Home, home on the range, where the deer and the antelope play. Where seldom is heard a discouraging word—
Hold up there just a cotton-picking minute. What gave anyone that idea? “Discouraging,” my hind leg. Nineteenth-century Lone Star language could get downright inflammatory, especially on the range.
Take these four Texas quarrels, for example.
Regulator-Moderator War, 1839-1844
Also called the Shelby County War, the first major battle to pit Texan against Texan erupted in the eastern part of the newly minted republic. The whole thing started with a land dispute between a rancher and the county sheriff. The sheriff called for help from the leader of a lynch-happy anti-rustling vigilante bunch known as the Regulators, and the rancher soon thereafter shook hands with Saint Peter. The Moderators, a group of anti-vigilante vigilantes who called the Regulators terrorists, jumped into the fray, and before anyone knew what was up, a judge, a sheriff, and a senator died and homes burned in four counties. After a gun battle between 225 Moderators and 62 Regulators near Shelbyville, Sam Houston himself rode in with the militia and suggested both groups shake hands and go on about their business before he lost his temper.
Hoodoo War, 1874-1876
Also called the Mason County War, this Reconstruction-Era Hill Country dust-up over dead and disappearing cattle pitted Union-supporting German immigrants against born-and-bred, former-Confederate Texans. A lynch mob of forty Germans lit the match when they dragged five Texans accused of cattle rustling from jail and executed three of them before the county sheriff, elected by the Germans, reluctantly put a stop to the proceedings. In a sterling display of what can happen when a Texas Ranger goes bad, a vigilante gang led by a former Ranger embarked upon a series of retaliatory attacks against the German community. At least a dozen men died before still-commissioned Rangers restored order. Johnny Ringo spent two years in jail for his role on the side of the Texans, only to end up on the wrong end of Wyatt Earp’s good nature five years later in Tombstone, Arizona.
El Paso Salt War, 1877
The only time in history Texas Rangers surrendered happened in the tiny town of San Elizario, near El Paso. An increasingly volatile disagreement over rights to mine salt in the Guadalupe Mountains began in the 1860s and finally boiled over in September 1877. A former district attorney, intent on laying claim to the salt flats, rather flagrantly murdered his political rival, who had insisted the flats were public property and the valuable salt could be mined by anyone. The dead man’s supporters, primarily Tejano salt miners, revolted. A group of twenty hastily recruited Ranger stand-ins rushed to the rescue, only to barricade themselves inside the Catholic church in a last-ditch effort to keep the instigator alive long enough to stand trial. Five days later they admitted defeat and surrendered to the mob, who killed the accused murderer, chopped up his body, and threw the pieces down a well. Then the rioters disarmed the Ranger puppies and kicked them out of town.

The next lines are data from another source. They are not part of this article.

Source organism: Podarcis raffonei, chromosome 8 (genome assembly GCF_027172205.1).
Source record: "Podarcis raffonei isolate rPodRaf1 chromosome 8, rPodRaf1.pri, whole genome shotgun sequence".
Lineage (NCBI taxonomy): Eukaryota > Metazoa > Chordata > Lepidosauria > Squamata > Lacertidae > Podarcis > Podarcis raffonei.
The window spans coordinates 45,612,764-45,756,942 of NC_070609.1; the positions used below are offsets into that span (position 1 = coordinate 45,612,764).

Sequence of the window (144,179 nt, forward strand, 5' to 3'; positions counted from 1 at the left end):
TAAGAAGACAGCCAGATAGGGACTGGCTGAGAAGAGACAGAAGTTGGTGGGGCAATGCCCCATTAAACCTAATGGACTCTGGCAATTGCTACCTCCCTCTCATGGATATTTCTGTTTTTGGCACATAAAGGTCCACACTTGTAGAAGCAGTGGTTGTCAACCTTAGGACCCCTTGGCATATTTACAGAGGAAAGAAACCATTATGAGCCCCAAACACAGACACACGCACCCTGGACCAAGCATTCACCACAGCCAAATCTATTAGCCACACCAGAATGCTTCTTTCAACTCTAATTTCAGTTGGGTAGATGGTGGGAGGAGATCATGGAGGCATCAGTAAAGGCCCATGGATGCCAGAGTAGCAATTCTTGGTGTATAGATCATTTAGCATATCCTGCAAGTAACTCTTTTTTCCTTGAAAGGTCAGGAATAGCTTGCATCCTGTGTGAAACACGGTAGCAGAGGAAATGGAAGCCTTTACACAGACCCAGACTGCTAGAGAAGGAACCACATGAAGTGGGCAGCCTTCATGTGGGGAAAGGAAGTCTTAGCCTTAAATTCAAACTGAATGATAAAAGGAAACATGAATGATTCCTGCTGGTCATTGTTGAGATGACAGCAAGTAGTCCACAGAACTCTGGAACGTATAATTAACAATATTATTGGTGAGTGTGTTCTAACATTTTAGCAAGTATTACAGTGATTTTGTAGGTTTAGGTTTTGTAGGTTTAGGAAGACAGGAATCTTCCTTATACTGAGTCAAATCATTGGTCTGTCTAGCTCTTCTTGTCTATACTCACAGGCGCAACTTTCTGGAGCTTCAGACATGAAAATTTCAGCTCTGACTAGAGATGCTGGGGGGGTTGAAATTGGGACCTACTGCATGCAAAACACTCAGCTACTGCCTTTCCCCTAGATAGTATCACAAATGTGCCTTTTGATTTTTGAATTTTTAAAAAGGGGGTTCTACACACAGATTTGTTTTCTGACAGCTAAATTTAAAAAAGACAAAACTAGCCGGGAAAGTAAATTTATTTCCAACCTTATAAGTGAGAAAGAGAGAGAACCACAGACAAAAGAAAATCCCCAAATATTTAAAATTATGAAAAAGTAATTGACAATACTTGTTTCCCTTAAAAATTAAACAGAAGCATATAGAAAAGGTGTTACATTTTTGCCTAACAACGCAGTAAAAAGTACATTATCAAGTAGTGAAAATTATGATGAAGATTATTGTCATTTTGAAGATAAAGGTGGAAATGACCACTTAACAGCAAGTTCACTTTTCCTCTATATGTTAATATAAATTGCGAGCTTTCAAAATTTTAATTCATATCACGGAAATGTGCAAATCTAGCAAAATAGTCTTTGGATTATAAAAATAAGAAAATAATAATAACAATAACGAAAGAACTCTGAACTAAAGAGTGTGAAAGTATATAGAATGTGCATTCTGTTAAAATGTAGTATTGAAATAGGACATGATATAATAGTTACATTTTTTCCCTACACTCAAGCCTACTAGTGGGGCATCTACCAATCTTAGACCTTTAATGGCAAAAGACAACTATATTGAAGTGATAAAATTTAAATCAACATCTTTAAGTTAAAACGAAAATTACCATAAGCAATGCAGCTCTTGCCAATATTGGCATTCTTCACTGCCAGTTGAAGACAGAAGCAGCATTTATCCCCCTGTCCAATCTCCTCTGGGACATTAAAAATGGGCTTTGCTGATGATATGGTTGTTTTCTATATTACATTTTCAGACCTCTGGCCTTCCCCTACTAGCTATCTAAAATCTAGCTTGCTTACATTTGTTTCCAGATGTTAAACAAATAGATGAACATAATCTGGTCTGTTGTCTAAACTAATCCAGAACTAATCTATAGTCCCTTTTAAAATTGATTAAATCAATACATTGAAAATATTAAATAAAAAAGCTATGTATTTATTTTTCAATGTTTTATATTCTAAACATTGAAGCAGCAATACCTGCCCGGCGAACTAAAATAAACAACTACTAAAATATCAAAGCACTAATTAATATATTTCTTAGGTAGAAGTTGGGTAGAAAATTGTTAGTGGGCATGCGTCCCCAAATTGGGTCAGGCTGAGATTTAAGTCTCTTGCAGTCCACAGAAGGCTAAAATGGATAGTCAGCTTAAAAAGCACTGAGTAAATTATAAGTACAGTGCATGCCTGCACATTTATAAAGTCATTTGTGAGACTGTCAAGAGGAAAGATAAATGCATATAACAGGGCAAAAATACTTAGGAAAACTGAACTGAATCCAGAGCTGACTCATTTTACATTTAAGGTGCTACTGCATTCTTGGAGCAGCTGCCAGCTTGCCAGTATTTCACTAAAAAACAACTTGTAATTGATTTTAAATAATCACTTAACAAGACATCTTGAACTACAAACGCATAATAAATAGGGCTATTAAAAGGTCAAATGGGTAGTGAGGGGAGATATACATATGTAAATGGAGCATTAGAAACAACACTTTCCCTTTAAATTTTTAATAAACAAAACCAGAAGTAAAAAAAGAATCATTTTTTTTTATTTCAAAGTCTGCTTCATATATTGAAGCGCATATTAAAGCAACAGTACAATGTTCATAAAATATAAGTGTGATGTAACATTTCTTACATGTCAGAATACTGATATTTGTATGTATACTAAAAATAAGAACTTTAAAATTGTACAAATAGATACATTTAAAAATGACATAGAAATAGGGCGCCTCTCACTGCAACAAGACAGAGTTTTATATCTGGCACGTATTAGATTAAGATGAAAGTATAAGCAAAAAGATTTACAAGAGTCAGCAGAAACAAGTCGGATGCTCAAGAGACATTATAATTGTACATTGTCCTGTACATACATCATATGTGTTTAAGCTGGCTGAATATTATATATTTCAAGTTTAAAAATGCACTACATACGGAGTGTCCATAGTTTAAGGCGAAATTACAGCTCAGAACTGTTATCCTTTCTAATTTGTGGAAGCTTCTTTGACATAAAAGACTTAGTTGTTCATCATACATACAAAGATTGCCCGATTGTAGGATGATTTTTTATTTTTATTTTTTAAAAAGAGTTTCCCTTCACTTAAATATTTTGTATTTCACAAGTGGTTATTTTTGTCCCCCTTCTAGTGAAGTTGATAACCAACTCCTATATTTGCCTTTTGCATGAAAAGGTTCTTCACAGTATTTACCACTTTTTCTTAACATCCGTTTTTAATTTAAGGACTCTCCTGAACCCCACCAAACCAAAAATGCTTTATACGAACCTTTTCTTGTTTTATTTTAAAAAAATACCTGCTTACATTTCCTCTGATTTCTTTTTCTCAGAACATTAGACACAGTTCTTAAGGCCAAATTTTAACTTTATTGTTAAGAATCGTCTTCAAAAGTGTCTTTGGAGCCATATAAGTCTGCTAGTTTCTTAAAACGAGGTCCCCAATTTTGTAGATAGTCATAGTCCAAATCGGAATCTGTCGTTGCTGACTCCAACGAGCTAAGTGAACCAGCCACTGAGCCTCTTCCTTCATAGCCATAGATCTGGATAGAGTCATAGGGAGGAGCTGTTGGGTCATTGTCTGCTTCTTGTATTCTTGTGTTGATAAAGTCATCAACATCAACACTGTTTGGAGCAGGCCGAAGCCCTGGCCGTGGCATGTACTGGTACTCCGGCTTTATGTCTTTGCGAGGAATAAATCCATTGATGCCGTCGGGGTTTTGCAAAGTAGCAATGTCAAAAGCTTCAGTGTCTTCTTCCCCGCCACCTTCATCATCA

Jaybird-Woodpecker War, 1888-1889
The last major set-to in Texas took place in Fort Bend County, near Houston. The liberal-Republican Woodpeckers, mostly former slaves, swept the county election in 1884. The conservative-Democrat Jaybirds, primarily white former Confederates, opposed such inconsiderate behavior for racist reasons. After Woodpeckers swept every office again in the 1888 election, retaliatory violence on both sides resulted in the deaths of several people. During the Battle of Richmond—a twenty-minute gunfight inside the county courthouse in August 1889—four men, including the sheriff, were killed. The Jaybirds won the fracas, and with the assistance of Governor Sul Ross’s declaration of martial law, seized control of county government. Jaybirds forcibly ousted every elected Woodpecker and proceeded to disenfranchise black voters until 1953, when the Supreme Court put a stop to the whites-only voting shenanigans. Intermittent Jaybird-Woodpecker violence lopped over into 1890, when a white Woodpecker tax assessor, accused of murdering a white Jaybird who had been his political opponent, was gunned down in Galveston before he could be tried for the alleged crime.
I hope everyone’s holidays are shaping up to be much more peaceful than some of Texas’s merriest and brightest moments. To help with that, I’ll give an e-copy of Wild Texas Christmas to one of today’s commenters. The anthology of five Christmas romances set in the Old West will bring a smile to your face and warmth to your heart.